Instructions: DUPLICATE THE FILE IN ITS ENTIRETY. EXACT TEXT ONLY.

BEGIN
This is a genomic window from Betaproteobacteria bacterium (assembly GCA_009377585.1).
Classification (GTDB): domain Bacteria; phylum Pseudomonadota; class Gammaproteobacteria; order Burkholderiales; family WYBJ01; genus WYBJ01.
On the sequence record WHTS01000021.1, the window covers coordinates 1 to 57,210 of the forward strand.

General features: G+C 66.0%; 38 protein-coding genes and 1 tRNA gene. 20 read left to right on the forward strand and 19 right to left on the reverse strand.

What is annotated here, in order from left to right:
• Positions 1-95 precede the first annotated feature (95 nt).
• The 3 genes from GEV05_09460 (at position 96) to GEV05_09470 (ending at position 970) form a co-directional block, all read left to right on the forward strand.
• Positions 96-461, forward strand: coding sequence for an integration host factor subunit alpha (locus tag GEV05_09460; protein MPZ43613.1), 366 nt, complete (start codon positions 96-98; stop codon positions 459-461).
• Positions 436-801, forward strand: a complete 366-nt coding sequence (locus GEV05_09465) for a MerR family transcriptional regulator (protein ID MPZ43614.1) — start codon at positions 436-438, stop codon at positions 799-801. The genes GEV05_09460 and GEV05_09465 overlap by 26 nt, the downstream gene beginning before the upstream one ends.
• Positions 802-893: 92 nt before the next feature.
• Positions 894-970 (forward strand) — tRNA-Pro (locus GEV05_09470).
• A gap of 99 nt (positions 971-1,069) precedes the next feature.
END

This is a genomic window from Betaproteobacteria bacterium (assembly GCA_009377585.1).
Classification (GTDB): domain Bacteria; phylum Pseudomonadota; class Gammaproteobacteria; order Burkholderiales; family WYBJ01; genus WYBJ01.
On the sequence record WHTS01000021.1, the window covers coordinates 1 to 57,210 of the forward strand.

General features: G+C 66.0%; 38 protein-coding genes and 1 tRNA gene. 20 read left to right on the forward strand and 19 right to left on the reverse strand.

What is annotated here, in order from left to right:
• Positions 1-95 precede the first annotated feature (95 nt).
• The 3 genes from GEV05_09460 (at position 96) to GEV05_09470 (ending at position 970) form a co-directional block, all read left to right on the forward strand.
• Positions 96-461, forward strand: coding sequence for an integration host factor subunit alpha (locus tag GEV05_09460; protein MPZ43613.1), 366 nt, complete (start codon positions 96-98; stop codon positions 459-461).
• Positions 436-801, forward strand: a complete 366-nt coding sequence (locus GEV05_09465) for a MerR family transcriptional regulator (protein ID MPZ43614.1) — start codon at positions 436-438, stop codon at positions 799-801. The genes GEV05_09460 and GEV05_09465 overlap by 26 nt, the downstream gene beginning before the upstream one ends.
• Positions 802-893: 92 nt before the next feature.
• Positions 894-970 (forward strand) — tRNA-Pro (locus GEV05_09470).
• A gap of 99 nt (positions 971-1,069) precedes the next feature.